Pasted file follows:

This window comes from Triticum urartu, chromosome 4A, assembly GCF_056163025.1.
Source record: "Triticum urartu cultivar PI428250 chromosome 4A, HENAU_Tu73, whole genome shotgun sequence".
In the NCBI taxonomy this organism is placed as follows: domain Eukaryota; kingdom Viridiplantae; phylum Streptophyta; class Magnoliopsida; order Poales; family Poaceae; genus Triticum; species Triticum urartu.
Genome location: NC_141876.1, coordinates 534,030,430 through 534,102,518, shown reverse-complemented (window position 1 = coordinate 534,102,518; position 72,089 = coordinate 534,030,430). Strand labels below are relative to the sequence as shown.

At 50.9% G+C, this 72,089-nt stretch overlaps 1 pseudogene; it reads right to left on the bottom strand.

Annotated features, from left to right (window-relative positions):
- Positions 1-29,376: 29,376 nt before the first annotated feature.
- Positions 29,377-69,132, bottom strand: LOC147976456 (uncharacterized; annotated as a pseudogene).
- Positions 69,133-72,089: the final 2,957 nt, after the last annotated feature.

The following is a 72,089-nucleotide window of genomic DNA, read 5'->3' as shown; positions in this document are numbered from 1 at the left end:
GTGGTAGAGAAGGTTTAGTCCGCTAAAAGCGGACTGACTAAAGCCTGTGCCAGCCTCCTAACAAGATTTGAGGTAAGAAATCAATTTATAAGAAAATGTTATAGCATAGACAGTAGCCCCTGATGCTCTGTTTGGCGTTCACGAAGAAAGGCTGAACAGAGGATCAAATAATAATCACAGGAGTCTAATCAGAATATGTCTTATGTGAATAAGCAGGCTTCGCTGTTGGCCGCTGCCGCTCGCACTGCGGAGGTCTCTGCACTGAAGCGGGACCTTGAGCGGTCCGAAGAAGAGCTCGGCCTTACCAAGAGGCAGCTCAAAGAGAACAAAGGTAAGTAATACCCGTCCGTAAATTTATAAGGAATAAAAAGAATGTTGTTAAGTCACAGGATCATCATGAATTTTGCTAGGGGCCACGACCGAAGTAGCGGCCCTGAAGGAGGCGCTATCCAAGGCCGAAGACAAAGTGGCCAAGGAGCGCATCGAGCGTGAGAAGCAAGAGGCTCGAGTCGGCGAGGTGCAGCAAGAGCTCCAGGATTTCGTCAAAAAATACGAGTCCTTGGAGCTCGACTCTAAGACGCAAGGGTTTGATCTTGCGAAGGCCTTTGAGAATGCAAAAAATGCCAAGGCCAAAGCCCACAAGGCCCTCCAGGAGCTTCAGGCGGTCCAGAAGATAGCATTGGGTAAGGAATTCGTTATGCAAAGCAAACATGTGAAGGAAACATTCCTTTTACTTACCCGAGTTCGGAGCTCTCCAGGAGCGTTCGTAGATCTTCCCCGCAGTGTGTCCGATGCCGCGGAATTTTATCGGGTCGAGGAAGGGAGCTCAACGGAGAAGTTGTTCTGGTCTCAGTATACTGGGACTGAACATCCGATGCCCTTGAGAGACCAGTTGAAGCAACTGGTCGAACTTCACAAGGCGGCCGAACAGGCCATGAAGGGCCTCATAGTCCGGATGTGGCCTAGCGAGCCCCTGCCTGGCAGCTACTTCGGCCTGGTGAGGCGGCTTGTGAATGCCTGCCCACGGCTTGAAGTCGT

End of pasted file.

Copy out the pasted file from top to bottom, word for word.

This window comes from Triticum urartu, chromosome 4A, assembly GCF_056163025.1.
Source record: "Triticum urartu cultivar PI428250 chromosome 4A, HENAU_Tu73, whole genome shotgun sequence".
In the NCBI taxonomy this organism is placed as follows: domain Eukaryota; kingdom Viridiplantae; phylum Streptophyta; class Magnoliopsida; order Poales; family Poaceae; genus Triticum; species Triticum urartu.
Genome location: NC_141876.1, coordinates 534,030,430 through 534,102,518, shown reverse-complemented (window position 1 = coordinate 534,102,518; position 72,089 = coordinate 534,030,430). Strand labels below are relative to the sequence as shown.

At 50.9% G+C, this 72,089-nt stretch overlaps 1 pseudogene; it reads right to left on the bottom strand.

Annotated features, from left to right (window-relative positions):
- Positions 1-29,376: 29,376 nt before the first annotated feature.
- Positions 29,377-69,132, bottom strand: LOC147976456 (uncharacterized; annotated as a pseudogene).
- Positions 69,133-72,089: the final 2,957 nt, after the last annotated feature.

The following is a 72,089-nucleotide window of genomic DNA, read 5'->3' as shown; positions in this document are numbered from 1 at the left end:
GTGGTAGAGAAGGTTTAGTCCGCTAAAAGCGGACTGACTAAAGCCTGTGCCAGCCTCCTAACAAGATTTGAGGTAAGAAATCAATTTATAAGAAAATGTTATAGCATAGACAGTAGCCCCTGATGCTCTGTTTGGCGTTCACGAAGAAAGGCTGAACAGAGGATCAAATAATAATCACAGGAGTCTAATCAGAATATGTCTTATGTGAATAAGCAGGCTTCGCTGTTGGCCGCTGCCGCTCGCACTGCGGAGGTCTCTGCACTGAAGCGGGACCTTGAGCGGTCCGAAGAAGAGCTCGGCCTTACCAAGAGGCAGCTCAAAGAGAACAAAGGTAAGTAATACCCGTCCGTAAATTTATAAGGAATAAAAAGAATGTTGTTAAGTCACAGGATCATCATGAATTTTGCTAGGGGCCACGACCGAAGTAGCGGCCCTGAAGGAGGCGCTATCCAAGGCCGAAGACAAAGTGGCCAAGGAGCGCATCGAGCGTGAGAAGCAAGAGGCTCGAGTCGGCGAGGTGCAGCAAGAGCTCCAGGATTTCGTCAAAAAATACGAGTCCTTGGAGCTCGACTCTAAGACGCAAGGGTTTGATCTTGCGAAGGCCTTTGAGAATGCAAAAAATGCCAAGGCCAAAGCCCACAAGGCCCTCCAGGAGCTTCAGGCGGTCCAGAAGATAGCATTGGGTAAGGAATTCGTTATGCAAAGCAAACATGTGAAGGAAACATTCCTTTTACTTACCCGAGTTCGGAGCTCTCCAGGAGCGTTCGTAGATCTTCCCCGCAGTGTGTCCGATGCCGCGGAATTTTATCGGGTCGAGGAAGGGAGCTCAACGGAGAAGTTGTTCTGGTCTCAGTATACTGGGACTGAACATCCGATGCCCTTGAGAGACCAGTTGAAGCAACTGGTCGAACTTCACAAGGCGGCCGAACAGGCCATGAAGGGCCTCATAGTCCGGATGTGGCCTAGCGAGCCCCTGCCTGGCAGCTACTTCGGCCTGGTGAGGCGGCTTGTGAATGCCTGCCCACGGCTTGAAGTCGT